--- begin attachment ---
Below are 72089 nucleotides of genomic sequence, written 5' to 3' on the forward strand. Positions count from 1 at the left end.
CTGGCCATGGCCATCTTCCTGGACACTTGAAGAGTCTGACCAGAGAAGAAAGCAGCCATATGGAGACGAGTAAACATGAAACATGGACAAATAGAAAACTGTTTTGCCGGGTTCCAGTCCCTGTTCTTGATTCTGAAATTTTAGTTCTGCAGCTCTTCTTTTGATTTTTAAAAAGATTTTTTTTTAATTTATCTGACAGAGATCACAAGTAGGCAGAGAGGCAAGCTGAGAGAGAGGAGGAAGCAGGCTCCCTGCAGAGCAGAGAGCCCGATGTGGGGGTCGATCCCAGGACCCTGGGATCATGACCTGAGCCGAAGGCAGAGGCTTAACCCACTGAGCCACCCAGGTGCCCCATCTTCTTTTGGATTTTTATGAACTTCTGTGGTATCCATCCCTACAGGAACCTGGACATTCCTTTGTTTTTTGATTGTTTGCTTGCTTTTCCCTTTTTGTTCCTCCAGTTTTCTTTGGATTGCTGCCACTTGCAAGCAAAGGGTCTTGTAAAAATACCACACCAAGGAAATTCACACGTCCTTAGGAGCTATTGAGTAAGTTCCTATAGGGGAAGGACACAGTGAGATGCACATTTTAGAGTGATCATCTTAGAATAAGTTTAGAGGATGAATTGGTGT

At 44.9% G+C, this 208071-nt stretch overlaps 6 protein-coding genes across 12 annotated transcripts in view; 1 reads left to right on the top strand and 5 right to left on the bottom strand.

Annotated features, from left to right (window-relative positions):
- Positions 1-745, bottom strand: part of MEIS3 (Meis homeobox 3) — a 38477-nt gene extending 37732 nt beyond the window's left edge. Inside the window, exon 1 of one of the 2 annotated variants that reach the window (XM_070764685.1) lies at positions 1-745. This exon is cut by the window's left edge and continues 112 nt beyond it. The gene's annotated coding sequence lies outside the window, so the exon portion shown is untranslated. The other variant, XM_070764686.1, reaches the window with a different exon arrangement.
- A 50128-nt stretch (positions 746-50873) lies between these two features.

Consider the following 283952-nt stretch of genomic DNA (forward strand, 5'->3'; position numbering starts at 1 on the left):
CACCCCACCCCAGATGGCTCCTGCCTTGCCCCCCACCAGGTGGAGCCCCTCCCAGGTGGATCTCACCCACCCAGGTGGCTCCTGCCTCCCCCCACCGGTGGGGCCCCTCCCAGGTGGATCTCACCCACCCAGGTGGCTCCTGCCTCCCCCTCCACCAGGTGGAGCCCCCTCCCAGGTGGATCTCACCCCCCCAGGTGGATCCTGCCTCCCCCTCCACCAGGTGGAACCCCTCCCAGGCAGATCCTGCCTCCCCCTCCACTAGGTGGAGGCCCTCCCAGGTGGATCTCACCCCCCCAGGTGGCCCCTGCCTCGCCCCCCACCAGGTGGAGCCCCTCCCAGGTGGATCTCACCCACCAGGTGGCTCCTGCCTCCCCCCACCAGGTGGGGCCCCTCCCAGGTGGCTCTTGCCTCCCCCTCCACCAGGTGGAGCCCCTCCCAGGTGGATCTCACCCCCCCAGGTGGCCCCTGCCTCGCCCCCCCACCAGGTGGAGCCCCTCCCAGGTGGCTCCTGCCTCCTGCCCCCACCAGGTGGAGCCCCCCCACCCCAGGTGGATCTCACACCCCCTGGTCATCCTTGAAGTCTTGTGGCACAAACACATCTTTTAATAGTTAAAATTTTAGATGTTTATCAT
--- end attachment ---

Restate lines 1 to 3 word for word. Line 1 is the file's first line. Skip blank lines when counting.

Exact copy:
Below are 72089 nucleotides of genomic sequence, written 5' to 3' on the forward strand. Positions count from 1 at the left end.
CTGGCCATGGCCATCTTCCTGGACACTTGAAGAGTCTGACCAGAGAAGAAAGCAGCCATATGGAGACGAGTAAACATGAAACATGGACAAATAGAAAACTGTTTTGCCGGGTTCCAGTCCCTGTTCTTGATTCTGAAATTTTAGTTCTGCAGCTCTTCTTTTGATTTTTAAAAAGATTTTTTTTTAATTTATCTGACAGAGATCACAAGTAGGCAGAGAGGCAAGCTGAGAGAGAGGAGGAAGCAGGCTCCCTGCAGAGCAGAGAGCCCGATGTGGGGGTCGATCCCAGGACCCTGGGATCATGACCTGAGCCGAAGGCAGAGGCTTAACCCACTGAGCCACCCAGGTGCCCCATCTTCTTTTGGATTTTTATGAACTTCTGTGGTATCCATCCCTACAGGAACCTGGACATTCCTTTGTTTTTTGATTGTTTGCTTGCTTTTCCCTTTTTGTTCCTCCAGTTTTCTTTGGATTGCTGCCACTTGCAAGCAAAGGGTCTTGTAAAAATACCACACCAAGGAAATTCACACGTCCTTAGGAGCTATTGAGTAAGTTCCTATAGGGGAAGGACACAGTGAGATGCACATTTTAGAGTGATCATCTTAGAATAAGTTTAGAGGATGAATTGGTGT

At 44.9% G+C, this 208071-nt stretch overlaps 6 protein-coding genes across 12 annotated transcripts in view; 1 reads left to right on the top strand and 5 right to left on the bottom strand.